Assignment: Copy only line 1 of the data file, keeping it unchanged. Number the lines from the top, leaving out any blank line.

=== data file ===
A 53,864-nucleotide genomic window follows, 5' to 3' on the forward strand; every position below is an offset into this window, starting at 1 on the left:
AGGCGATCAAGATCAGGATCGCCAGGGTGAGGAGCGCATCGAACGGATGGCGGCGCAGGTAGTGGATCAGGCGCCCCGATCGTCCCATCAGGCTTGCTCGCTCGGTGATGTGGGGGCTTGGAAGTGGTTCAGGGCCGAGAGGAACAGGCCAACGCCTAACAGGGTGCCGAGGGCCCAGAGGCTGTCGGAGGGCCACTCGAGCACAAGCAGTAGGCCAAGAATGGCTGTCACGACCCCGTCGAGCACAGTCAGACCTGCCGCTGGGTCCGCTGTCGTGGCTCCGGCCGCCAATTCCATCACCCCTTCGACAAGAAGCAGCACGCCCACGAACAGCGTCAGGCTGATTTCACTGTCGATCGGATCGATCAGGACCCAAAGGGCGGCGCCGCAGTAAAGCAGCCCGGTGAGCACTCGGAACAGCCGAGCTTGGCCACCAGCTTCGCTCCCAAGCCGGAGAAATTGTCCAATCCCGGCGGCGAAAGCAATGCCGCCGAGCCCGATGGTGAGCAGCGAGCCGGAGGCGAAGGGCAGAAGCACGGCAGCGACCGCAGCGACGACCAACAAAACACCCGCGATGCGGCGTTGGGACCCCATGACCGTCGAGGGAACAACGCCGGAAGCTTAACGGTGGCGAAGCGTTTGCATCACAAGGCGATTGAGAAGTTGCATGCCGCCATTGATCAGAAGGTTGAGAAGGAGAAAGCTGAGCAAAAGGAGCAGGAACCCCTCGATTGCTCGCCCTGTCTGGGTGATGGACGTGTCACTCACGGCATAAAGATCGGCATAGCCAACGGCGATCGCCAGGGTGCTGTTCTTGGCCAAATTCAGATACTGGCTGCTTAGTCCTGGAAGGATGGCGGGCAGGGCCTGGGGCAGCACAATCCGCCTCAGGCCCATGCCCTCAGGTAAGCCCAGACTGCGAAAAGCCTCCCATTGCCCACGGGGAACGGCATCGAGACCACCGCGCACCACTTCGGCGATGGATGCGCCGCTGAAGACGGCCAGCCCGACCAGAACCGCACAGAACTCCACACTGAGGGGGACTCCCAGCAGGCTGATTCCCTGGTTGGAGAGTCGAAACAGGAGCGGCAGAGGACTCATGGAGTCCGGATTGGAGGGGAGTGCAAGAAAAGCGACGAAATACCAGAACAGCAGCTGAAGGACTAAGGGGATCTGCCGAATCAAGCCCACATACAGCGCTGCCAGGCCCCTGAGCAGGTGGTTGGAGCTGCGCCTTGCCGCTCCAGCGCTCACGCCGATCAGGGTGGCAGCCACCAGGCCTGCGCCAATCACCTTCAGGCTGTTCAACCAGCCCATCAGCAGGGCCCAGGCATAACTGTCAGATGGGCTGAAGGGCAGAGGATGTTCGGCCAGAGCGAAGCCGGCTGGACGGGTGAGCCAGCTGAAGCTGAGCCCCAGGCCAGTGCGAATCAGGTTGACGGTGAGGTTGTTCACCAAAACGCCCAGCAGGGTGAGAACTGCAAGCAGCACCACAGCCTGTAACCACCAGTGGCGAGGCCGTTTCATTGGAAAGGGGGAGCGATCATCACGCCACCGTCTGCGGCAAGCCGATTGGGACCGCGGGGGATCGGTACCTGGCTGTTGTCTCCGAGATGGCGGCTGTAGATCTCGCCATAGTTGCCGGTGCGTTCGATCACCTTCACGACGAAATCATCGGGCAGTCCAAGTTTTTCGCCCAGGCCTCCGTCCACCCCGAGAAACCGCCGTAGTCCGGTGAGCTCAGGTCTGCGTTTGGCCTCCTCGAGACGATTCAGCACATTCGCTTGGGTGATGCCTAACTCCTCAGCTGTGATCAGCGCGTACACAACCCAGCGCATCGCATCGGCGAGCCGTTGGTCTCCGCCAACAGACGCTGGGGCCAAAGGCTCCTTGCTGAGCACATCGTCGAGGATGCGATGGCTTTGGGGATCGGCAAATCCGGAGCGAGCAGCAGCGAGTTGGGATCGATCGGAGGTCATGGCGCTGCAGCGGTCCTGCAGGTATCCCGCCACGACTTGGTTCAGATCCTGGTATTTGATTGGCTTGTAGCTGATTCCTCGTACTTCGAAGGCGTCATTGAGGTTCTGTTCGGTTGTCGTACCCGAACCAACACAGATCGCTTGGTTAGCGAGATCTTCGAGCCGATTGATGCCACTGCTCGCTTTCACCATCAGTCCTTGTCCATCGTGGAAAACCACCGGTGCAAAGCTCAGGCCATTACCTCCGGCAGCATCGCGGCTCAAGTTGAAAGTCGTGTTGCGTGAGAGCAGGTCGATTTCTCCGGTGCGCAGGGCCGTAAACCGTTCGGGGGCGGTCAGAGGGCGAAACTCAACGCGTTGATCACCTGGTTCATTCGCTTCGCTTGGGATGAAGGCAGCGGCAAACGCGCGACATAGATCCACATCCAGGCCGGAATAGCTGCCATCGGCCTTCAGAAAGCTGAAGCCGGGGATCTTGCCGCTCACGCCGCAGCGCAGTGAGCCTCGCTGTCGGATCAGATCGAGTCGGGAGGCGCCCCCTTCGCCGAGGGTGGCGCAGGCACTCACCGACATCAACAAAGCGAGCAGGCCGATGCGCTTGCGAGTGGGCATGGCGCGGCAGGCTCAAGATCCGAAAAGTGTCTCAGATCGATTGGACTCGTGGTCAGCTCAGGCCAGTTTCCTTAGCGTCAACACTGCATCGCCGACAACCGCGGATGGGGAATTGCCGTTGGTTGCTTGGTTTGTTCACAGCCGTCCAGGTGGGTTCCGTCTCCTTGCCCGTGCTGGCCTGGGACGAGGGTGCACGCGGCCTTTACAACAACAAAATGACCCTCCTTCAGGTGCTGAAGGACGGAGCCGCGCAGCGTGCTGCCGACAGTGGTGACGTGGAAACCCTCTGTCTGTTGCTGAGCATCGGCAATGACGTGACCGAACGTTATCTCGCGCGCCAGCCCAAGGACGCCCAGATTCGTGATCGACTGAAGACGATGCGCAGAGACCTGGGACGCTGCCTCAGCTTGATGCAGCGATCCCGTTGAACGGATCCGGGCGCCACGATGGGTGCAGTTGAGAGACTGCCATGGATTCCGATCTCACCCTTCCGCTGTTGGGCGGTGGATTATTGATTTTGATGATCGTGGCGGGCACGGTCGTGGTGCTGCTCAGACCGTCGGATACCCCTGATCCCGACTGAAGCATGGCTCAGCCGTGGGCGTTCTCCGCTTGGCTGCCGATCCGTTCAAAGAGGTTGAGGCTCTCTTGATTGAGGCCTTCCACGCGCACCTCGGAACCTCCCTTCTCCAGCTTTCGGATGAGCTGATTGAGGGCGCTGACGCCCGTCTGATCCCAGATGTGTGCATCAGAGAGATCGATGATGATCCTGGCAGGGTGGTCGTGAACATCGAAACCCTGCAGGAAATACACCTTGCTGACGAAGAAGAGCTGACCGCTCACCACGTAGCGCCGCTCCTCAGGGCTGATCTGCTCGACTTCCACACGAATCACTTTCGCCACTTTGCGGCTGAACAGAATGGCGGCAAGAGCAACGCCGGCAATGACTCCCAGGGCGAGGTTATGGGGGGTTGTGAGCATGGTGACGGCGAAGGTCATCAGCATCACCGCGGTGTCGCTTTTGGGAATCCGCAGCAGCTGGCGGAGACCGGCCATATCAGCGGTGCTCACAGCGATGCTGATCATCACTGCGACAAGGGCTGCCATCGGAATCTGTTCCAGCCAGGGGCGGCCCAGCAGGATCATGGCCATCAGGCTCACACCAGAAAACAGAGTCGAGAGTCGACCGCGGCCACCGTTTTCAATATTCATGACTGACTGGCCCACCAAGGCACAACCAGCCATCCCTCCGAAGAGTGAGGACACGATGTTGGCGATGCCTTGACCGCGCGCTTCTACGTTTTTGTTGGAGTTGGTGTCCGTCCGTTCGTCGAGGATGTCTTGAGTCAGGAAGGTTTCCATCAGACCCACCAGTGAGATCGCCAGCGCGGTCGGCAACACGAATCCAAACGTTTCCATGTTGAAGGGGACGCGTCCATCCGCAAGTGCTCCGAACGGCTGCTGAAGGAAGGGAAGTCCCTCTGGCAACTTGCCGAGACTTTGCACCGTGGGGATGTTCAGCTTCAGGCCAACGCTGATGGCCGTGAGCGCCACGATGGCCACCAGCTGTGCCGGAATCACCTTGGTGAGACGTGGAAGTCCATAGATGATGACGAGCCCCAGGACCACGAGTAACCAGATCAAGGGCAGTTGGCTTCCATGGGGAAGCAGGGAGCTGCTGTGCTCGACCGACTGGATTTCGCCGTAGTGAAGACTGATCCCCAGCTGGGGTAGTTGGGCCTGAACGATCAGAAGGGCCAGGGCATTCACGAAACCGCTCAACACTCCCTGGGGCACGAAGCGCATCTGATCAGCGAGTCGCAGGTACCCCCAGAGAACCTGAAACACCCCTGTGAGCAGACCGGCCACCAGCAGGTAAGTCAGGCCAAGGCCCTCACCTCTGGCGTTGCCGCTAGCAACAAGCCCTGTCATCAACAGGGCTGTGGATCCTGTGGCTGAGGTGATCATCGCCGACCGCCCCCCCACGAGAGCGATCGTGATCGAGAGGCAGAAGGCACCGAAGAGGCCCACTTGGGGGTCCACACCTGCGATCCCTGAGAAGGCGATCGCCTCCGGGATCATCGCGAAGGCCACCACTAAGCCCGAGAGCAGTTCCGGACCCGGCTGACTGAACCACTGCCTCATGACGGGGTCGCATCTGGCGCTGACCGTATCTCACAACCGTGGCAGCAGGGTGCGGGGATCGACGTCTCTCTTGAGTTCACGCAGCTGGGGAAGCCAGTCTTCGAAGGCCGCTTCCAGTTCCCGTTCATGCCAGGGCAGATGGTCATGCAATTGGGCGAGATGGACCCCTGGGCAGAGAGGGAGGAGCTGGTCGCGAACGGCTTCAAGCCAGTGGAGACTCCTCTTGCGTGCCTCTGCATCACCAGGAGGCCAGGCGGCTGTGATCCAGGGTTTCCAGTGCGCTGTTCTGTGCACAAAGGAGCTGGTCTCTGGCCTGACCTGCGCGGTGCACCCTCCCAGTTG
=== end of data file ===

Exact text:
A 53,864-nucleotide genomic window follows, 5' to 3' on the forward strand; every position below is an offset into this window, starting at 1 on the left: